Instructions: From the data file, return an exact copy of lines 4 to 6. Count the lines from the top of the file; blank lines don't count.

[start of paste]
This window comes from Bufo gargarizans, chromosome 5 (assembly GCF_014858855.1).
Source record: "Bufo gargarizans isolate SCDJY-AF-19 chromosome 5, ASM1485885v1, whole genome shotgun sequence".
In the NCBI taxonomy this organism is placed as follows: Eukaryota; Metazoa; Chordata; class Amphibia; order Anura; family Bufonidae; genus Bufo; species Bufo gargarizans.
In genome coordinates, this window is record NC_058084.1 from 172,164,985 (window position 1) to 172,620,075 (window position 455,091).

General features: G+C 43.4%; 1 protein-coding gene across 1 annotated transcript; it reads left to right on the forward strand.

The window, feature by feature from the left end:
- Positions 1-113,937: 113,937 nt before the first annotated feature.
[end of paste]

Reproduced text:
In genome coordinates, this window is record NC_058084.1 from 172,164,985 (window position 1) to 172,620,075 (window position 455,091).

General features: G+C 43.4%; 1 protein-coding gene across 1 annotated transcript; it reads left to right on the forward strand.

The window, feature by feature from the left end: